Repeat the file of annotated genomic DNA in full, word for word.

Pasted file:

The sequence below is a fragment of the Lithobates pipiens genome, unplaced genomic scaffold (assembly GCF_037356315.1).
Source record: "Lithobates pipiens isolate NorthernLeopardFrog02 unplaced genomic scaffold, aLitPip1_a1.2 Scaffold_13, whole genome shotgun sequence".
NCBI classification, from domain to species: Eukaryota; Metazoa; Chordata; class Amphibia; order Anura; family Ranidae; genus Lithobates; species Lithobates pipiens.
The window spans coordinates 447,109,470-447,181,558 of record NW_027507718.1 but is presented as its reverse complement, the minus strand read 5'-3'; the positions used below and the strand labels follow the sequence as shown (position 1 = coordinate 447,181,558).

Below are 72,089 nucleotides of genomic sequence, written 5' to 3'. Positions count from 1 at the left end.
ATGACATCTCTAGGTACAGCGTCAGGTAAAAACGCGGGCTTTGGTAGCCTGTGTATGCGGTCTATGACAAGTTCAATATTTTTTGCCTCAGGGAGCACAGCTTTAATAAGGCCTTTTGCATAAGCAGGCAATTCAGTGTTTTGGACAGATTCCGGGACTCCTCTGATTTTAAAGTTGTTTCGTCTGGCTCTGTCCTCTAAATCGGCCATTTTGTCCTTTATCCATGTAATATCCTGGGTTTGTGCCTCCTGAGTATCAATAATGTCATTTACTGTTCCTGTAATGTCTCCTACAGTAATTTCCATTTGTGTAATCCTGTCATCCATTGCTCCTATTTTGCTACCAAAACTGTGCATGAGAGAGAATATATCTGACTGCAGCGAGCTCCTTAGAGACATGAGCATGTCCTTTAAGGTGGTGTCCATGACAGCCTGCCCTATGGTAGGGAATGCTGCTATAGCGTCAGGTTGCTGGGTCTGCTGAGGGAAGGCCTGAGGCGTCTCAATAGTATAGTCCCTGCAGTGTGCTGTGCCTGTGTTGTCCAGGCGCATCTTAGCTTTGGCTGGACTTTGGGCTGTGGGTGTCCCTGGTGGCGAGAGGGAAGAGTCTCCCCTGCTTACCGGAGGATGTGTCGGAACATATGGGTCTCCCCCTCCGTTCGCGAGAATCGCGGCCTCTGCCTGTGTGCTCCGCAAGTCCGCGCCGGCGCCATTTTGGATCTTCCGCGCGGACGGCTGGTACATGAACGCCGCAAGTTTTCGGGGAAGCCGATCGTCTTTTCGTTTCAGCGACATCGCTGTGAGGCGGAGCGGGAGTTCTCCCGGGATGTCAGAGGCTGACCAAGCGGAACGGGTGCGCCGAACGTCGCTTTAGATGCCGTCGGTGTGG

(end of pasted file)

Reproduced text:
The sequence below is a fragment of the Lithobates pipiens genome, unplaced genomic scaffold (assembly GCF_037356315.1).
Source record: "Lithobates pipiens isolate NorthernLeopardFrog02 unplaced genomic scaffold, aLitPip1_a1.2 Scaffold_13, whole genome shotgun sequence".
NCBI classification, from domain to species: Eukaryota; Metazoa; Chordata; class Amphibia; order Anura; family Ranidae; genus Lithobates; species Lithobates pipiens.
The window spans coordinates 447,109,470-447,181,558 of record NW_027507718.1 but is presented as its reverse complement, the minus strand read 5'-3'; the positions used below and the strand labels follow the sequence as shown (position 1 = coordinate 447,181,558).

Below are 72,089 nucleotides of genomic sequence, written 5' to 3'. Positions count from 1 at the left end.
ATGACATCTCTAGGTACAGCGTCAGGTAAAAACGCGGGCTTTGGTAGCCTGTGTATGCGGTCTATGACAAGTTCAATATTTTTTGCCTCAGGGAGCACAGCTTTAATAAGGCCTTTTGCATAAGCAGGCAATTCAGTGTTTTGGACAGATTCCGGGACTCCTCTGATTTTAAAGTTGTTTCGTCTGGCTCTGTCCTCTAAATCGGCCATTTTGTCCTTTATCCATGTAATATCCTGGGTTTGTGCCTCCTGAGTATCAATAATGTCATTTACTGTTCCTGTAATGTCTCCTACAGTAATTTCCATTTGTGTAATCCTGTCATCCATTGCTCCTATTTTGCTACCAAAACTGTGCATGAGAGAGAATATATCTGACTGCAGCGAGCTCCTTAGAGACATGAGCATGTCCTTTAAGGTGGTGTCCATGACAGCCTGCCCTATGGTAGGGAATGCTGCTATAGCGTCAGGTTGCTGGGTCTGCTGAGGGAAGGCCTGAGGCGTCTCAATAGTATAGTCCCTGCAGTGTGCTGTGCCTGTGTTGTCCAGGCGCATCTTAGCTTTGGCTGGACTTTGGGCTGTGGGTGTCCCTGGTGGCGAGAGGGAAGAGTCTCCCCTGCTTACCGGAGGATGTGTCGGAACATATGGGTCTCCCCCTCCGTTCGCGAGAATCGCGGCCTCTGCCTGTGTGCTCCGCAAGTCCGCGCCGGCGCCATTTTGGATCTTCCGCGCGGACGGCTGGTACATGAACGCCGCAAGTTTTCGGGGAAGCCGATCGTCTTTTCGTTTCAGCGACATCGCTGTGAGGCGGAGCGGGAGTTCTCCCGGGATGTCAGAGGCTGACCAAGCGGAACGGGTGCGCCGAACGTCGCTTTAGATGCCGTCGGTGTGG